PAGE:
Whether this second consequence is in fact a direct one, as might be supposed from these last few lines, or whether it is achieved by means of association, remains perhaps questionable. Since in general the soul is closely connected to the body, it is possible that one emotional response may conjure up another, corresponding form of emotion by means of association. For example, the color red may cause a spiritual vibration like flame, since red is the color of flame. A warm red has a stimulating effect and can increase in intensity until it induces a painful sensation, perhaps also because of its resemblance to flowing blood. This color can thus conjure up the memory of another physical agent, which necessarily exerts a painful effect upon the soul. If this were the case, it would be easy to find an associative explanation for the other physical effects of color, i.e., its effects not only upon our sight, but also upon our other senses. One might assume that, e.g., bright yellow produces a sour effect by analogy with lemons.
It is, however, hardly possible to maintain this kind of explanation. As far as tasting colors is concerned, many examples are known where this explanation does not apply. A Dresden doctor tells how one of his patients, whom he describes as “spiritually, unusually highly developed,” invariably found that a certain sauce had a “blue ” taste, i.e., it affected him like the color blue. One might perhaps assume another similar, and vet different, explanation; that in the case of such highly developed people the paths leading to the soul are so direct, and the impressions it receives are so quickly produced, that an effect immediately communicated to the soul via the medium of taste sets up vibrations along the corresponding paths leading away from the soul to the other sensory organs (in this case, the eye). This effect would seem to be a sort of echo or resonance, as in the case of musical instruments, which without themselves being touched, vibrate in sympathy with another instrument being played. Such highly sensitive people are like good, much-played violins, which vibrate in all their parts and fibers at every touch of the bow.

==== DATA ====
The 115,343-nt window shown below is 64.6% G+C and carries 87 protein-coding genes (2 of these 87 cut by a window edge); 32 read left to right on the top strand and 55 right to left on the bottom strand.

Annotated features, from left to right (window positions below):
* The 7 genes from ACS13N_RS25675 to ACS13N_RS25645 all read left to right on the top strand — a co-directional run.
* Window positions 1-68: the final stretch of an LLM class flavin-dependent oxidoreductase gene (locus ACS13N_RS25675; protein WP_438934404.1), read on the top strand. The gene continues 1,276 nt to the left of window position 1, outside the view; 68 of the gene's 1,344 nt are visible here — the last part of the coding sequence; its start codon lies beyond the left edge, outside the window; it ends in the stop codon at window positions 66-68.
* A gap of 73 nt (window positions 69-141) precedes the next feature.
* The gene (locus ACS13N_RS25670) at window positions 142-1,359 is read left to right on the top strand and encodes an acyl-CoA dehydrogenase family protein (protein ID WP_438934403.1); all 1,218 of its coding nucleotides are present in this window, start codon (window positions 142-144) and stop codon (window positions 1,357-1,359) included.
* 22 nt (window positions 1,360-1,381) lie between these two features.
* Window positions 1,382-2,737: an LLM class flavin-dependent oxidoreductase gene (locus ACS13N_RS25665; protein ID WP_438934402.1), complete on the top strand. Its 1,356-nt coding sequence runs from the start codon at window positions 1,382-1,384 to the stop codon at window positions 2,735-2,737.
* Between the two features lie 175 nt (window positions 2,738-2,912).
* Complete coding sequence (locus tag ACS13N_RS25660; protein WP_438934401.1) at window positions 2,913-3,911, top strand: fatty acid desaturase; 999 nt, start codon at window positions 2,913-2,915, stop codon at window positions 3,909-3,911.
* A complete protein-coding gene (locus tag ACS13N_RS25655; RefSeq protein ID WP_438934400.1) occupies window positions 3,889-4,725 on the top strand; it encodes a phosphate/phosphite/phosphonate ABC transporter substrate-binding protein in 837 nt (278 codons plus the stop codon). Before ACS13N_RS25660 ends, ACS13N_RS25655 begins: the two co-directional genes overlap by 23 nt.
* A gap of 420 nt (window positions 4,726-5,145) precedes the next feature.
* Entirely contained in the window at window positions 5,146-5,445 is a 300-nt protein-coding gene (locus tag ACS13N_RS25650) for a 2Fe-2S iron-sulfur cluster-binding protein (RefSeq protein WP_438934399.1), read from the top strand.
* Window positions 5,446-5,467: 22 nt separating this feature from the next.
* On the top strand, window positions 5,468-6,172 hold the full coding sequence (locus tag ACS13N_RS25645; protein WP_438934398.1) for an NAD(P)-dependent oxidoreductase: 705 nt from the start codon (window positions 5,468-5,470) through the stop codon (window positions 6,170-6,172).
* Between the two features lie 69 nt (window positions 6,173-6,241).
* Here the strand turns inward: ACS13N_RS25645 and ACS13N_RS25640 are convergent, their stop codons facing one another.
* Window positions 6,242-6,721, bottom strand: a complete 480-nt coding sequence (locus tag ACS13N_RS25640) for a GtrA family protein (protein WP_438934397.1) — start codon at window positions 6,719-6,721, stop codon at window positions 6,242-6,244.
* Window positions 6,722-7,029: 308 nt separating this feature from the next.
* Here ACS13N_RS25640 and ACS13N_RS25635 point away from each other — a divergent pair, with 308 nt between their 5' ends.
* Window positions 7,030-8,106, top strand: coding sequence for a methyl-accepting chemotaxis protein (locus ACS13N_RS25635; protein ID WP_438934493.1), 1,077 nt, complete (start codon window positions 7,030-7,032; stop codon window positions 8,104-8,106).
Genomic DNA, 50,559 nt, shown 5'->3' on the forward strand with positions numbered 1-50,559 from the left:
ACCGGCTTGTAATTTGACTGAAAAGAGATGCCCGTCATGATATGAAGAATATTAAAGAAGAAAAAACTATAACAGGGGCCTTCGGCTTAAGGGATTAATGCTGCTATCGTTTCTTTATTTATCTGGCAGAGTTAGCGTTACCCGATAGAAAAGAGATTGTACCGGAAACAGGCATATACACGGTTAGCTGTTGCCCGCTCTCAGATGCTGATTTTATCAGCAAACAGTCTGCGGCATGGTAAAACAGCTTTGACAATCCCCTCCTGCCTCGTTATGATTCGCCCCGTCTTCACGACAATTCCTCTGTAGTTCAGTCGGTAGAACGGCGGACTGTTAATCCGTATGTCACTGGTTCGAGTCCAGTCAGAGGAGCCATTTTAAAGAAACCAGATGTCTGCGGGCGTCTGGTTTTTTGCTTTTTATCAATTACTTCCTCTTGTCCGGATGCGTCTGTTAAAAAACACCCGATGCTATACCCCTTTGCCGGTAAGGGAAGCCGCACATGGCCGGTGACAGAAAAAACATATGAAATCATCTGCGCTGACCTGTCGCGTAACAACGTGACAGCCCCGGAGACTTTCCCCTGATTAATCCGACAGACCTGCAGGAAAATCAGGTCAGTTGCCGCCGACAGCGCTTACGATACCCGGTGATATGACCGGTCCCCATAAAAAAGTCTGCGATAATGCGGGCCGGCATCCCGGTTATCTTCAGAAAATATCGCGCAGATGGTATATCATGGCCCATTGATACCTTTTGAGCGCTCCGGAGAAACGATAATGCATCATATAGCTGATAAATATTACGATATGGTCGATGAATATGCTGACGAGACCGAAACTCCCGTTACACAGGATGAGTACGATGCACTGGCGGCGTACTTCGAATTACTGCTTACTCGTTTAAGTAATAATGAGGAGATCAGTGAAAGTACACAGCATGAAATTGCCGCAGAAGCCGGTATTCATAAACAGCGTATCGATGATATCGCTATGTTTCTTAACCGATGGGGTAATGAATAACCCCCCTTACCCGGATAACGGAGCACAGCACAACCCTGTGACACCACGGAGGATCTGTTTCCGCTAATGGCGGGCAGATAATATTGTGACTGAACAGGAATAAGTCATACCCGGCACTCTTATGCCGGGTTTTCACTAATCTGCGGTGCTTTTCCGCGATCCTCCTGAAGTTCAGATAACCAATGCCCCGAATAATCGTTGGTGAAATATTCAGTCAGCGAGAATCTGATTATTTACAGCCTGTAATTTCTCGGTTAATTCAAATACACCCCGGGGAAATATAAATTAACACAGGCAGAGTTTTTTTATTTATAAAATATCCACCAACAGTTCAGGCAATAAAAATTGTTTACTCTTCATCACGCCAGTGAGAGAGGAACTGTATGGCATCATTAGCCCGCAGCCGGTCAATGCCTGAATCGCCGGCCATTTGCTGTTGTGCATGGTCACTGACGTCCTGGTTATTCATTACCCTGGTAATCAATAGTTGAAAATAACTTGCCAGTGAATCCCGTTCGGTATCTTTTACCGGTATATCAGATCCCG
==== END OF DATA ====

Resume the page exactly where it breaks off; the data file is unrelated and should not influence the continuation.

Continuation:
If one accepts this explanation, then admittedly, sight must be related not only to taste, but also to all the other senses. Which is indeed the case. Many colors have an uneven, prickly appearance, while others feel smooth, like velvet, so that one wants to stroke them (dark ultramarine, chrome-oxide green, madder). Even the distinction between cold and warm tones depends upon this sensation. There are also colors that appear soft (madder), others that always strike one as hard (cobalt green, green-blue oxide), so that one might mistake them for already- dry when freshly squeezed from the tube.
The expression “the scent of colors” is common usage.
Finally, our hearing of colors is so precise that it would perhaps be impossible to find anyone who would try to represent his impression of bright yellow by means of the bottom register of the piano, or describe dark madder as being like a soprano voice.
This explanation (that is, in terms of association) is, however, insufficient in many instances that are for us of particular importance. Anyone who has heard of color therapy knows that colored light can have a particular effect upon the entire body. Various attempts to exploit this power of color and apply it to different nervous disorders have again noted that red light has an enlivening and stimulating effect upon the heart, while blue, on the other hand, can lead to temporary paralysis. If this sort of effect can also be observed in the case of animals, and even plants, then any explanation in terms of association completely falls down. These facts in any case prove that color contains within itself a little-studied but enormous power, which can influence the entire human body as a physical organism.